Commentary: I joined the Marines to fight for the best of America — including the public lands that Trump should be protecting not attacking

 ·  Justin Krier, The Salt Lake Tribune   ·   Link to Article

For countless Americans around the country, access to the outdoors represents freedom. We are born as owners of our national parks, national monuments and other protected public lands. The ability to recreate in our public lands and waters is one of the great gifts that all Americans are granted, as they are managed by our government for our benefit.

As a veteran who served as a sergeant in the Marine Corps, I fought to defend America and her ideals, including the preservation of freedom for our citizens.

I join my fellow veterans across the country to speak out in vehement disagreement with President Trump for his attack on our freedom to enjoy our protected public lands. In December, Trump and Secretary of Interior Ryan Zinke (another veteran), traveled to Utah and announced the biggest reduction in protected lands in American history, slashing the size of Bears Ears and Grand Staircase-Escalante national monuments. As a Utahn, I know these landscapes firsthand and have climbed Bears Ears’ sandstone spires at Indian Creek. This attack on our monuments is misguided and disappointing, and must stop.

National monuments have for over 100 years protected our wild landscapes and most important historic sites, including sites that commemorated our military history. This attack on Bears Ears and Grand Staircase-Escalante is an attack on all our monuments, on our confidence that our treasured places will indeed remain protected in perpetuity.

As a climber and backpacker who also served in our armed forces, including a deployment in Afghanistan, protecting our natural heritage and outdoor access is personal to me. I joined the Marines to fight for the best of America, and to help the country flourish. Our protected public lands, and our country’s conservation history, are things about America worth protecting. I first fell in love with the wild Utah landscapes as a young boy visiting Arches and Canyonlands National Parks near Moab, and today backpacking and climbing in Indian Creek, part of the Bears Ears landscape, remains close to my heart.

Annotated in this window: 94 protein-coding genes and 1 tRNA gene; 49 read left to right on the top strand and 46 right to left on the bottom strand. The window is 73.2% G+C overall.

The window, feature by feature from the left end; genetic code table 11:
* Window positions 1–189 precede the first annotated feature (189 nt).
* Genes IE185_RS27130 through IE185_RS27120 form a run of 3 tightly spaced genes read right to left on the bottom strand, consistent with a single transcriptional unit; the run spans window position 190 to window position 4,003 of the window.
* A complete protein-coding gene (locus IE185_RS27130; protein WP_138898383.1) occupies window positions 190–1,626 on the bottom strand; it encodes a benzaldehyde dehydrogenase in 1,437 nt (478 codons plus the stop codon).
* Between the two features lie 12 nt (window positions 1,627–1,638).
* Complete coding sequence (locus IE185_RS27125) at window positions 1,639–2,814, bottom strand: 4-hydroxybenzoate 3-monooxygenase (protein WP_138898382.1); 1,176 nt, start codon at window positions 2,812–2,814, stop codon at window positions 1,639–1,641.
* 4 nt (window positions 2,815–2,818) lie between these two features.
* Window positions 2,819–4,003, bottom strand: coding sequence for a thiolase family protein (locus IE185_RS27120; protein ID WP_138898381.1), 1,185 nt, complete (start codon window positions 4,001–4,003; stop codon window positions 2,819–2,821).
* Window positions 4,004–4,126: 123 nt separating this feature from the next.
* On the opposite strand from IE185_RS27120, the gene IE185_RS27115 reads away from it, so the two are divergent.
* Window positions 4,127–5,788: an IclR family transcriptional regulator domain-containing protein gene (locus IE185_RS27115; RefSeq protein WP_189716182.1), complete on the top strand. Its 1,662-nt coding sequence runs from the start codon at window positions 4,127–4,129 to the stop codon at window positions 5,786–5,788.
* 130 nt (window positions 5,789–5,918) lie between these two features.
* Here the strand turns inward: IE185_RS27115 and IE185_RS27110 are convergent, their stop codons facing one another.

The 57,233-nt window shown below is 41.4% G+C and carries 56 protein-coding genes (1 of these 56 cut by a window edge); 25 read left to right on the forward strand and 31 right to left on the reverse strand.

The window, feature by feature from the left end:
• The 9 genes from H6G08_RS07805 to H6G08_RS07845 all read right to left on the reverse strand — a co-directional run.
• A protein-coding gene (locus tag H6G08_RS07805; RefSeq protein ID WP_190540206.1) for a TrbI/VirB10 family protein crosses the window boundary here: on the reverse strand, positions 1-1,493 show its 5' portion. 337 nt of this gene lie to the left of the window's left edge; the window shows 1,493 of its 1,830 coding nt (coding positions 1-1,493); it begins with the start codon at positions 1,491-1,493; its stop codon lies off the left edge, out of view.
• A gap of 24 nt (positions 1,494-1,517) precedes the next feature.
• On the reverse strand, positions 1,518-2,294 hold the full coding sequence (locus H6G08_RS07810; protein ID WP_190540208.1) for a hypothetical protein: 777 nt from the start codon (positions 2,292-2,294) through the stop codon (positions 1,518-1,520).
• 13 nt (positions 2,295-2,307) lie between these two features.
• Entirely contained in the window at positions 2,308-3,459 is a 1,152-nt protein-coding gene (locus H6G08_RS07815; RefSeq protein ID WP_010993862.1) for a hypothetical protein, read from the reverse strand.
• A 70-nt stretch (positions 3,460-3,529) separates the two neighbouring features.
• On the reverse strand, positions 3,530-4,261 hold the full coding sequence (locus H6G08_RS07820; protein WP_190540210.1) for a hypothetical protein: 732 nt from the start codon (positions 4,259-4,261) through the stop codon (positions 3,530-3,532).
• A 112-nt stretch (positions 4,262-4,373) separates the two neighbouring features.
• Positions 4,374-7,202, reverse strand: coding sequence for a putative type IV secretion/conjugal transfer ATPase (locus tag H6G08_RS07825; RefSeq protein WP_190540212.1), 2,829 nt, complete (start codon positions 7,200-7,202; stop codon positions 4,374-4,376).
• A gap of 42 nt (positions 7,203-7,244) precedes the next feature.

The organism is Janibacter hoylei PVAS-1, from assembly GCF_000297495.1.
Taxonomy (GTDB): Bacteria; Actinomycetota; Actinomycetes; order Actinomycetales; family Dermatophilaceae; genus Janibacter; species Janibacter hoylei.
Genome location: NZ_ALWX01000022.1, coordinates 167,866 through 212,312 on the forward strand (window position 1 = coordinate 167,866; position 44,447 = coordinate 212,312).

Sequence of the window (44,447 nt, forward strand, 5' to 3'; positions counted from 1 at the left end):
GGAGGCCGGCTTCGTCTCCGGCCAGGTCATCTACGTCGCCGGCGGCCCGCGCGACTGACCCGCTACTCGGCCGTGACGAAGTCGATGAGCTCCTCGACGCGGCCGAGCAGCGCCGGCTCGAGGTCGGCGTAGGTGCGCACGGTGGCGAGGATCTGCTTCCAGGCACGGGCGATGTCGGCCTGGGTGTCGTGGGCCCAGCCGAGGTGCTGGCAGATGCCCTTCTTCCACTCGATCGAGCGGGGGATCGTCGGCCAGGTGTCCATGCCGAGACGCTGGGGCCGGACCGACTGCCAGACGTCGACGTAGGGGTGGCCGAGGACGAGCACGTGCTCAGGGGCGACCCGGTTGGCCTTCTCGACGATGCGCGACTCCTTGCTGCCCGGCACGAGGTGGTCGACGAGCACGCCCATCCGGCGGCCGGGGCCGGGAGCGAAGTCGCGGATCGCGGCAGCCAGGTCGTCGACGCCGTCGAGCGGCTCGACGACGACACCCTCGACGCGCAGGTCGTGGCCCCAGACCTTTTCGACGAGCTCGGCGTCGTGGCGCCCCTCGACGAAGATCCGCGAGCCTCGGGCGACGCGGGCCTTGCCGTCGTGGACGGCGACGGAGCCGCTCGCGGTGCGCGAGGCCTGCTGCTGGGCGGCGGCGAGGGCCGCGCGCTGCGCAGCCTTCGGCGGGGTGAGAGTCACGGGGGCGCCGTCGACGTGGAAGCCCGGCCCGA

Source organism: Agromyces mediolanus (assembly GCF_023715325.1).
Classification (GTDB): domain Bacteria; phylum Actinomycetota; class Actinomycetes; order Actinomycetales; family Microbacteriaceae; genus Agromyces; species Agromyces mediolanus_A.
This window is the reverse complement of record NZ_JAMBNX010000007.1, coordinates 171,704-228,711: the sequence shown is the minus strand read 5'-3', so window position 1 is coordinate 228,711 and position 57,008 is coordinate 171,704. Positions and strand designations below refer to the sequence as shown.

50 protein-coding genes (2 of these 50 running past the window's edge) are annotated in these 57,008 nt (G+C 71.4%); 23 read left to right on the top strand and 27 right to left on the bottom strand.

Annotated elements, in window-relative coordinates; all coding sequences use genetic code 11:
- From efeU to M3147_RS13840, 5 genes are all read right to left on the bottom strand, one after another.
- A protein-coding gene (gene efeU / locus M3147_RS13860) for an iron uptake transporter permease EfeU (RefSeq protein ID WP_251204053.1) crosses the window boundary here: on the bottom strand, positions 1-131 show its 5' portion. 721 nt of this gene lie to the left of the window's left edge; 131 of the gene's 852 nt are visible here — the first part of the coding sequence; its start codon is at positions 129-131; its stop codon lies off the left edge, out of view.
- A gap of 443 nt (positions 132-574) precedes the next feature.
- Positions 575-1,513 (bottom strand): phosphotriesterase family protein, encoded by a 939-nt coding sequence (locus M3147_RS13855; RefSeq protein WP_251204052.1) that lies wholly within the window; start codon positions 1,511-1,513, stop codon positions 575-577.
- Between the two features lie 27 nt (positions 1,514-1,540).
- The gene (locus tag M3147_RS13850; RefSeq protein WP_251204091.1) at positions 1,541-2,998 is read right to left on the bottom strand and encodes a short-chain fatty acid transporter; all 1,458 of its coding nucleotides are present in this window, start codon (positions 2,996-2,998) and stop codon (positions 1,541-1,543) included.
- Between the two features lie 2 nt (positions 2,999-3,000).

Furthermore, my grandmother’s part-Native American heritage has helped me value the importance of keeping public lands in public hands in a deeper way. Bears Ears National Monument was protected thanks to the leadership of local tribes, whose history is intertwined with the landscape and consider it sacred. These lands should be protected for all of us, including those who were here before us. Eliminating protections for these places for dubious short-term gain by special interests is an insult to the greater public, including the tribes of the Colorado Plateau.

No one needs to lecture Zinke on public service. It’s an honor to have a fellow veteran and fellow Marine at that at the helm of the Department of Interior. His commitment to his country is unquestionable and we are grateful for his service. This is, in part, why his actions are so disappointing.

Commander Zinke should know as well as anyone, as an outdoorsman and veteran, the value of protecting land and ensuring that outdoor access is preserved, not limited. His alignment with special interests looking to exploit these wild Utah landscapes for monetary gain is short-sighted and reprehensible.